**Newly Added Demand

I. Institutional Commitment to Black Student Life

1. WE DEMAND the immediate establishment of a Black Center on campus; the Office of Intercultural and International Life (OIIL) is the only space on campus Carleton has provided for Black students that is neither federally-funded (i.e. TRIO) nor supported through a non-profit (i.e. Posse). Many of Carleton’s peer institutions such as Swarthmore and Grinnell have Black centers at their institution.

2. WE DEMAND more resources and funds for OIIL and Africana Studies in order to expand programming and create levels of advocacy, initiatives, and workshops for students of color. 

3. WE DEMAND that OIIL creates a new position that focuses on Black and low-income students of color needs when transitioning from college into the real world. This position would be housed in the OIIL Office, but would work closely with the Career Center.**

4. WE DEMAND resources at SHAC aimed at mental health for Black LGBTQ+, non-binary, non-gender conforming, and Black transwomn/femmes.**

5. WE DEMAND resources at the Gender and Sexuality Center (GSC) specifically for Black LGBTQ+, non-binary, non-gender conforming, and Black transwomn/femmes.**

6. WE DEMAND an immediate hire of a Black staff member in Disability Services coupled with policy reform. Black students feel disparaged when seeking help from Disability Services, which is understood as a result of looming anti-Black sentiment and an overt representation of whiteness.**

7.  WE DEMAND all members on this committee, e.g., Sagal Ahmed, Josh Angevine, Diana Augustin, Polycarpe Bagereka, Kenya Cooper, Diaraye Diallo, Sean Goodman, Delina Haileab, Maxime Munyeshyaka, Jevon Robinson, Chyna Sanders, Hermela Shiferaw, and Raba Tefera receive financial compensation.**

a. Black students bear the burden of promoting and addressing issues facing the Black community, receiving no material support from the College. 

b. The lack of institutional resources to address the concerns of Carleton’s Black community means that the Black Student Organizations (BSO) and Africana Studies Student Department Advisors bear the brunt of that work and representation. The BSO and SDA – which is composed of Black student volunteers – is the main reference point for faculties, committees, non-academic units, and the administration who seek the involvement of Carleton’s Black community. This burden is often borne without the provision of adequate resources, funding, or support to fulfill expectations in a sustainable manner. In short, the College depends on the unpaid labor of Black students for the existence of equity, diversity, and inclusion on its campus.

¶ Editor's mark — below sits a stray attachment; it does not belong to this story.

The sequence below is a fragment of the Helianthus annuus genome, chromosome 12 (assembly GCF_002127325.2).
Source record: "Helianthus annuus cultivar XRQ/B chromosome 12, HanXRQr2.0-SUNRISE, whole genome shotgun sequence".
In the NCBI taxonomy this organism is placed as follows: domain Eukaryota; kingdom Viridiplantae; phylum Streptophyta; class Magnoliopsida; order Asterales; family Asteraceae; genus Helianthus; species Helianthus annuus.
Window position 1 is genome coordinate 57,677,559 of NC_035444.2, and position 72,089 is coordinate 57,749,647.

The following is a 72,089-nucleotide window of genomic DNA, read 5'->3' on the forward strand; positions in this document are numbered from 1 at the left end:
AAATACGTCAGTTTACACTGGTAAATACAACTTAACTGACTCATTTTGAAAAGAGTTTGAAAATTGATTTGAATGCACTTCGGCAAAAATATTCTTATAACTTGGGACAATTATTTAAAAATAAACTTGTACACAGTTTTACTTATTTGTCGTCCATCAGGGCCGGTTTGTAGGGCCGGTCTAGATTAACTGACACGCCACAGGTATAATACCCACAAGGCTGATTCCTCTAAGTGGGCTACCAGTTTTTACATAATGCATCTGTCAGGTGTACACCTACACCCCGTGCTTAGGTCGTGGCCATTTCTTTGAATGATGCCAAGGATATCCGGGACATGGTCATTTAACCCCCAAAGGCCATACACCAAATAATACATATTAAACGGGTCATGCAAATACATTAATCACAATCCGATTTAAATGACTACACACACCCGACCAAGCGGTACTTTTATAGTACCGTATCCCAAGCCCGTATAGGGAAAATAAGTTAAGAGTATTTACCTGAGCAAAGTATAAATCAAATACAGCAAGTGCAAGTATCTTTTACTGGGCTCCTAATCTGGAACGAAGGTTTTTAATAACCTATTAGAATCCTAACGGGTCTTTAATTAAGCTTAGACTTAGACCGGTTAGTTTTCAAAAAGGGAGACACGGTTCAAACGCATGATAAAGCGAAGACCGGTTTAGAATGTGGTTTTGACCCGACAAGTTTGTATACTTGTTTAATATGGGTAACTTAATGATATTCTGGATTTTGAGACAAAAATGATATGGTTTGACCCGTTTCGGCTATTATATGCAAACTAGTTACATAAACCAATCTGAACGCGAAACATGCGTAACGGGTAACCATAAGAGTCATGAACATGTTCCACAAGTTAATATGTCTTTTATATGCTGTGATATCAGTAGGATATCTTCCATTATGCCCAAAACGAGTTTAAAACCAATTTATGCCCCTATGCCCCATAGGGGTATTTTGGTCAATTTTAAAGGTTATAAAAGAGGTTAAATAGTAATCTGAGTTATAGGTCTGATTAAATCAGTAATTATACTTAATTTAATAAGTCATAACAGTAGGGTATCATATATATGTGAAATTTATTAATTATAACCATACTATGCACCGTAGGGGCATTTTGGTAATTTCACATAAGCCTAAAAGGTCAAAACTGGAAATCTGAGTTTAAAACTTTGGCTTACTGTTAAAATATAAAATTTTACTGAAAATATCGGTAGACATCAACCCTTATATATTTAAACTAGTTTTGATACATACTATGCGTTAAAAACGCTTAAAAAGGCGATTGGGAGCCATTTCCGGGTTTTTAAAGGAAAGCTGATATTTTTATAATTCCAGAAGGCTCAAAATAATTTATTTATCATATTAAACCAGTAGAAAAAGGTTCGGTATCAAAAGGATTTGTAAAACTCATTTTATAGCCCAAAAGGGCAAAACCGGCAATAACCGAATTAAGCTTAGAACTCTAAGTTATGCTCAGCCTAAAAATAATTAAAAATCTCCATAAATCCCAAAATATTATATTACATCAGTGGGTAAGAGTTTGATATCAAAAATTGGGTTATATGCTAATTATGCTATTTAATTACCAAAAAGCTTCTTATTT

This burden translates into negative consequences on the mental and physical health of these students, in addition to limiting their capacity to fully engage with their academics.

II. Institutional Commitment to Low Socioeconomic Status Black Students

WE DEMAND funding in the form of grants instead of loans for Black low-income students.

III. Institutional Commitment to Black Faculty and Allies

1. WE DEMAND that Carleton show an institutional commitment to support and retain extant Black tenure-track faculty, and make an effort to turn visiting professorships and post-doctoral positions into tenure-track positions.

2. WE DEMAND  that faculty and staff are not penalized for supporting Black students. If they feel like they have been penalized, the equity, diversity and inclusion office shall be the channel by which these concerns are raised and addressed. We understand that there has been a history of penalizing Black faculty and staff members who ask or demand services, protections, rights, and resources for Black people. To hold the College accountable for its actions, we will notify others about Carleton’s punitive measures when attempts to stop Black students agitating for equity, equality, and justice are abundantly present. This practice must stop immediately.**

IV. Institutional Commitment to the Africana Studies Program

1. WE DEMAND to see an institutional commitment to Africana Studies and Black student life on campus, conveyed in, for example, widespread participation in and resources for Africana Studies Week, attendance at Africana Studies events by professors, and the advertisement of Africana Studies as a viable major.

2. WE DEMAND funds specifically allocated for Africana Studies Week. Student Department Advisors and the educational assistant should have supervised access to these funds for the programming of AFST week.**

3. WE DEMAND an endowment for Africana Studies as a secure source of funding to support service learning, research fellowships, Black Studies conferences, and a wide range of programming.**

4. WE DEMAND that Carleton hire additional staff to support the aims, goals, and mission of Carleton’s Africana Studies program. Currently, Africana Studies has only one administrative assistant that is shared between four other positions. Additional faculty would engage the campus with events and build the community we wish to seek instead of relying on already overworked professors and students to manage the program.**